Open Access Original Research Article

Incidence and Distribution of Rice Yellow Mottle Virus Disease in Kebbi State, Nigeria

I. U. Mohammed, Y. A. Busari, A. Muhammad, R. Idris, M. Adamu, A. A. Ajala, M. A. Yakub, A. S. Muhammad

Journal of Agriculture and Ecology Research International, Page 1-7
DOI: 10.9734/jaeri/2019/v20i1-230094

The study was conducted to assess the incidences of Rice Yellow Mottle Virus disease (RYMVD) in Kebbi State Nigeria, a field survey was conducted in four rice-growing areas of the State. Rice fields were selected randomly at 2 km interval, severity of the disease was assess using arbitrary five-point scale and disease incidence was assessed according to the proportion of the plants showing symptoms. Thirty plants were assessed in each field visited. Symptoms occurred in varying levels of incidence. The presence of RYMV in the collected samples was confirmed using Reverse Transcription Polymerase Chain Reaction (RT-PCR). Mottle/yellowing symptom was found more on the plants assessed (46%) followed by leaf curling (21%), leaf necrosis (09%), leaf deformation (11%) and irregular patches (13%). RYMVD was found highly distributed in the State with average incidence of 54.38%. The highest incidence was recorded in in Yauri (67.50%) followed by Argungu (55.00%), Bagudo (52.50%) and the lowest was recorded in Suru (42.50%). The average symptom severity across all the four Local Governments visited was 2.8, the highest was recorded in Yauri (3.2), followed by Argungu (2.9), Bagudo (2.7) and Suru 2.3. The information obtained in this study would assist rice breeding programs to develop durable RYMV rice resistant cultivars and guide in the identification of RYMVD hot spot locations for seed multiplication trials in Kebbi State.

Open Access Original Research Article

Evaluation of Four Species of Wild Yams, as Potential Natural Reservoirs of Potyviruses Infecting Yams Cultivated in Togo

Kwasi Dzola Ayisah, Mawuli Kossivi Aziadekey, Yawovi Mawuena Dieudonné Gumedzoe

Journal of Agriculture and Ecology Research International, Page 1-9
DOI: 10.9734/jaeri/2019/v20i130095

Yams cultivation in Togo is hampered by diseases caused by Potyviruses, mainly Yam mosaic virus (YMV) and Yam mild mosaic virus (YMMV). To understand the Potyviruses dissemination mechanism and to develop an efficient control method, the present study aims to establish the role of wild yams species as potential natural reservoirs of these pathogens. As such, Potyvirus susceptibility assessment was performed on four wild yams, D. dumetorum, D. bulbifera, D. togoensis and, D. smilacifolia, which grow spontaneously in yam fields in Togo. For this, phytosanitary surveys were carried out on yam fields and forests near yam plots, in July 2018 at the long rainy season, covering 27 localities in Maritime, Central and Plateaux regions of Togo, during which wild yam leaves were sampled for viruses identification. The leaves samples were analyzed first by ACP-ELISA test to detect Potyviruses using universal anti-potyvirus monoclonal antibodies, and then by RT-PCR test to identify YMV and YMMV, using respectively pairs of primers YMV1&YMV2 (196 pb) and YMV-CP-2F & YMV-UTR-1R (249 pb). Then 140 seedlings obtained from seeds of the four wild yams, were inoculated with YMV isolate 20-601/06. ACP-ELISA test revealed that only the leaves samples of D. dumetorum and D. togoensis, collected in Plateaux region, were infected by Potyviruses, with respectively 24.24% and 6.25% of incidence rate. But these samples were positive for neither YMV nor YMMV at RT-PCR test. However, after the inoculations, respectively 20% of seedlings of D. dumetorum, 52.5% of D. bulbifera, 64% of D. togoensis, and 3.33% of D. smilacifolia, were infected by YMV. This suggests a high potential of these yams, mostly D. bulbifera and D. togoensis, to become natural reservoirs for YMV, under high pressure of the viruses and their vectors. These wild yams control in and around yam fields can help limit Potyviruses infections.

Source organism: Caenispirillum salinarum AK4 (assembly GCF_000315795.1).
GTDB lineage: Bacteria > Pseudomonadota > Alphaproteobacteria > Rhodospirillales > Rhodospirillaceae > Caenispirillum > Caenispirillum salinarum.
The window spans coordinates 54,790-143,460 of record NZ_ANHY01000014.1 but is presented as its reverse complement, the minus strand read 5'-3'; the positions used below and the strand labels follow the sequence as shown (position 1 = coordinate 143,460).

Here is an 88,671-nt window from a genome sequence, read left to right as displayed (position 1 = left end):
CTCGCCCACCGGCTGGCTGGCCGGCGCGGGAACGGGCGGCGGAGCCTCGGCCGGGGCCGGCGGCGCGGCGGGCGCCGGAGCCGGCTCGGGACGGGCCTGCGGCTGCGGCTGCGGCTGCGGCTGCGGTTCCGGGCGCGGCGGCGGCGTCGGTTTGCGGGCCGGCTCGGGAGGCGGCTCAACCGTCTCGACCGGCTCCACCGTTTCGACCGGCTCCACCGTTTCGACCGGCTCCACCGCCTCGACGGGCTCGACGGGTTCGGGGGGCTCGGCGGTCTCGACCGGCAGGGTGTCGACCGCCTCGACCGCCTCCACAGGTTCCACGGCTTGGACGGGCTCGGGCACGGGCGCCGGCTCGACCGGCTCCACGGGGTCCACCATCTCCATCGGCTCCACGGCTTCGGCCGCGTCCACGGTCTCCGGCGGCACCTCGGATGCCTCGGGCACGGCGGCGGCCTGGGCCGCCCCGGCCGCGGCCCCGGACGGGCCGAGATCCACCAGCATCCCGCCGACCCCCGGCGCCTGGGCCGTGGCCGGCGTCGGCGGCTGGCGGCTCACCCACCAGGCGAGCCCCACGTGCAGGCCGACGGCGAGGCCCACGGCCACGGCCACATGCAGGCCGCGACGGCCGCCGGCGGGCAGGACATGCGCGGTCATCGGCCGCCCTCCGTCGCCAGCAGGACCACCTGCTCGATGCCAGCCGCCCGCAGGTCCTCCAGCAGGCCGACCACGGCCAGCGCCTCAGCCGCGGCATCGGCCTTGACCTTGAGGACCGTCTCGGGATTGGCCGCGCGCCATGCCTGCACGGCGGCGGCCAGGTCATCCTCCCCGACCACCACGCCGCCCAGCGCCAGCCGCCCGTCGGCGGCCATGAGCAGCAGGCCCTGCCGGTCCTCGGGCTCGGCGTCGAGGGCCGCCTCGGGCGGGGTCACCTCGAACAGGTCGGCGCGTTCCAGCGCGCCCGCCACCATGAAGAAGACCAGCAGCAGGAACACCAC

Open Access Original Research Article

Ethno Veterinary Medicine and Common Diseases of Chicken Producers in Western Zone of Tigray, Northern Ethiopia

Shishay Markos

Journal of Agriculture and Ecology Research International, Page 1-17
DOI: 10.9734/jaeri/2019/v20i130096